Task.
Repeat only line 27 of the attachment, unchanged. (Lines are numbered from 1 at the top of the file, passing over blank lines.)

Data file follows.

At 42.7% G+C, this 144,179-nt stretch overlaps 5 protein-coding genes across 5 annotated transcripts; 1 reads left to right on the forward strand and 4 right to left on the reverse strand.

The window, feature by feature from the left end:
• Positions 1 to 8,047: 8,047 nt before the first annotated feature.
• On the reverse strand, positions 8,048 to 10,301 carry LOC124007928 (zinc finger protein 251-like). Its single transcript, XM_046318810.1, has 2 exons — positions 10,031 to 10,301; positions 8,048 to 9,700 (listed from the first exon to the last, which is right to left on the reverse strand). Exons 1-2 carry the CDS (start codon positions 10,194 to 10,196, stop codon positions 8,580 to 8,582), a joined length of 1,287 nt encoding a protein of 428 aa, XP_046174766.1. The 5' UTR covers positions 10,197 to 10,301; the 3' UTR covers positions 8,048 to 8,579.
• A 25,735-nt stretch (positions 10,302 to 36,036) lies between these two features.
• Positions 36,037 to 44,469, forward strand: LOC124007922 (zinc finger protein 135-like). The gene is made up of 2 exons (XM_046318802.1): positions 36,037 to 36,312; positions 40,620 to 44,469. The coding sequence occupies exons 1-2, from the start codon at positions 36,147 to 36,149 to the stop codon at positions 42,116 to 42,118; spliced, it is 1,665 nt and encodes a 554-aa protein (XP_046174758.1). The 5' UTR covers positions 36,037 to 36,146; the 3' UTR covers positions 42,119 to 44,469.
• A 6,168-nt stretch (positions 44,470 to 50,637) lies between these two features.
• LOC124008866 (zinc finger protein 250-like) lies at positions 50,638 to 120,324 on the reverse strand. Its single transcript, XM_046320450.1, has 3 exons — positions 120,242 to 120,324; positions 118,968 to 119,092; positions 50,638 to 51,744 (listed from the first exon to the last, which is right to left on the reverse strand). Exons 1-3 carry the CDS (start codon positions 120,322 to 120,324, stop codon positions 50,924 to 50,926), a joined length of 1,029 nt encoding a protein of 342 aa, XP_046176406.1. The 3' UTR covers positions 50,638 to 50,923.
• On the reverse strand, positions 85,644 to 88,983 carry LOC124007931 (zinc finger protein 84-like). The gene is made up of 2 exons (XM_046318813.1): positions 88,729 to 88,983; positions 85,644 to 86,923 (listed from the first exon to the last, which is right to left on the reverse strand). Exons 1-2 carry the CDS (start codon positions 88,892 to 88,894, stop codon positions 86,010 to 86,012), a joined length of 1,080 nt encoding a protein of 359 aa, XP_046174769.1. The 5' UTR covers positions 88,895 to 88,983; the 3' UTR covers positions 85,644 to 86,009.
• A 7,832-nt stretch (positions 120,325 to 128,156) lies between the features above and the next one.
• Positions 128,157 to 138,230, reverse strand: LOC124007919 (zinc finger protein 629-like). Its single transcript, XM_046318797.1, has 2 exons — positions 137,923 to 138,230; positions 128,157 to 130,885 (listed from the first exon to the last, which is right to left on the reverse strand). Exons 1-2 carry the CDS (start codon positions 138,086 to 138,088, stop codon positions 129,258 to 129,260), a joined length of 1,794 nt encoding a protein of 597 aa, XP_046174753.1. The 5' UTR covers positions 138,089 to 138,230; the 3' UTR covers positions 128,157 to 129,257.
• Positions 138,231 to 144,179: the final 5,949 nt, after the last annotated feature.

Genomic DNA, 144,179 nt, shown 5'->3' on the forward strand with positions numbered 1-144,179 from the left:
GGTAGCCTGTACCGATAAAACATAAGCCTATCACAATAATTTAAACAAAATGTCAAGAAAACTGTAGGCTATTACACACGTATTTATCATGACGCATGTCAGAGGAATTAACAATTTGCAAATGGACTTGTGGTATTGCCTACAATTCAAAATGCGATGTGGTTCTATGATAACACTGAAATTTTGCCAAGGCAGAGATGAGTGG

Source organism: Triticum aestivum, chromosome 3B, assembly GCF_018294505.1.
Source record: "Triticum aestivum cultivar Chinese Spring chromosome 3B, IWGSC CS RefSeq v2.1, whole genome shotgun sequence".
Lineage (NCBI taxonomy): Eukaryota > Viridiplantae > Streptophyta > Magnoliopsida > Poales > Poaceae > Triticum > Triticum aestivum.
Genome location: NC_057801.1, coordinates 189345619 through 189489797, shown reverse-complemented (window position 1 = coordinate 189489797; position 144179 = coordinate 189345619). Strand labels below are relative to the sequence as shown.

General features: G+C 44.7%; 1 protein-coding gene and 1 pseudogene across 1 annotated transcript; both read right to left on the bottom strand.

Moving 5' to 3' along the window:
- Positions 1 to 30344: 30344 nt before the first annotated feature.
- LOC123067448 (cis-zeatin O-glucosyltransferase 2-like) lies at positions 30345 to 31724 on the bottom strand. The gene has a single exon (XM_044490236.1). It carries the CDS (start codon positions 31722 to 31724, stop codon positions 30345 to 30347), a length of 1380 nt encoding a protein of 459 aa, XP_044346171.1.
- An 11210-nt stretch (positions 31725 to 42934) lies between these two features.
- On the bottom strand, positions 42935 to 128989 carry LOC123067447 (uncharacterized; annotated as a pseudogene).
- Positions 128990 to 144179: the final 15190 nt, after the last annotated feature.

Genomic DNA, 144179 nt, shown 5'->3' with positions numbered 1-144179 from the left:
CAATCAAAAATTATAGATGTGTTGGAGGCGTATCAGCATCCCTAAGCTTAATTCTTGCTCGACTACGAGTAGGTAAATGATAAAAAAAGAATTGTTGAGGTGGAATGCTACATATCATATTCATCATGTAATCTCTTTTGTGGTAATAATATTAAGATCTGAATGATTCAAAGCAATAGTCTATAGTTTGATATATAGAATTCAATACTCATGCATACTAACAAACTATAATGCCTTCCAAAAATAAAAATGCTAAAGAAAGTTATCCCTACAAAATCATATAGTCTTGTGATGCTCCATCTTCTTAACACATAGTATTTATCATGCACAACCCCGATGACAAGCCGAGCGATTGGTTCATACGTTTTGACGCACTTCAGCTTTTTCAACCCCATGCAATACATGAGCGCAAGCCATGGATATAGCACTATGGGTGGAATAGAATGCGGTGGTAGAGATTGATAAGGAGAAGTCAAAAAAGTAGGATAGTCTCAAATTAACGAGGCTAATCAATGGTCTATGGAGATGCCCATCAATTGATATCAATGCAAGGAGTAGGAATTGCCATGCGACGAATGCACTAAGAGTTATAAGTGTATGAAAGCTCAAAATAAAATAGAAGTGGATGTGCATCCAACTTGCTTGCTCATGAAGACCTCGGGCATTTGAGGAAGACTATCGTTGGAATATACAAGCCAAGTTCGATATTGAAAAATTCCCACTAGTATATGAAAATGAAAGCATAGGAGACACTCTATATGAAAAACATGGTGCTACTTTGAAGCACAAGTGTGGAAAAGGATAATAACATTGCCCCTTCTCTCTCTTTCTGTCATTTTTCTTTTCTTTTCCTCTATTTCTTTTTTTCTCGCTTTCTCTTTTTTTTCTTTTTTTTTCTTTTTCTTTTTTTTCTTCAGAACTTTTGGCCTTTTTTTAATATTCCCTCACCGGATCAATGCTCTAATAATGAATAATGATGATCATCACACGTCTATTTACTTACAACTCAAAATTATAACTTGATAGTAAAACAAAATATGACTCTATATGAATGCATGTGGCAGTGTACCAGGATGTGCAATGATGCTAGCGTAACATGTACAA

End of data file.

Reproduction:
CAATCAAAAATTATAGATGTGTTGGAGGCGTATCAGCATCCCTAAGCTTAATTCTTGCTCGACTACGAGTAGGTAAATGATAAAAAAAGAATTGTTGAGGTGGAATGCTACATATCATATTCATCATGTAATCTCTTTTGTGGTAATAATATTAAGATCTGAATGATTCAAAGCAATAGTCTATAGTTTGATATATAGAATTCAATACTCATGCATACTAACAAACTATAATGCCTTCCAAAAATAAAAATGCTAAAGAAAGTTATCCCTACAAAATCATATAGTCTTGTGATGCTCCATCTTCTTAACACATAGTATTTATCATGCACAACCCCGATGACAAGCCGAGCGATTGGTTCATACGTTTTGACGCACTTCAGCTTTTTCAACCCCATGCAATACATGAGCGCAAGCCATGGATATAGCACTATGGGTGGAATAGAATGCGGTGGTAGAGATTGATAAGGAGAAGTCAAAAAAGTAGGATAGTCTCAAATTAACGAGGCTAATCAATGGTCTATGGAGATGCCCATCAATTGATATCAATGCAAGGAGTAGGAATTGCCATGCGACGAATGCACTAAGAGTTATAAGTGTATGAAAGCTCAAAATAAAATAGAAGTGGATGTGCATCCAACTTGCTTGCTCATGAAGACCTCGGGCATTTGAGGAAGACTATCGTTGGAATATACAAGCCAAGTTCGATATTGAAAAATTCCCACTAGTATATGAAAATGAAAGCATAGGAGACACTCTATATGAAAAACATGGTGCTACTTTGAAGCACAAGTGTGGAAAAGGATAATAACATTGCCCCTTCTCTCTCTTTCTGTCATTTTTCTTTTCTTTTCCTCTATTTCTTTTTTTCTCGCTTTCTCTTTTTTTTCTTTTTTTTTCTTTTTCTTTTTTTTCTTCAGAACTTTTGGCCTTTTTTTAATATTCCCTCACCGGATCAATGCTCTAATAATGAATAATGATGATCATCACACGTCTATTTACTTACAACTCAAAATTATAACTTGATAGTAAAACAAAATATGACTCTATATGAATGCATGTGGCAGTGTACCAGGATGTGCAATGATGCTAGCGTAACATGTACAA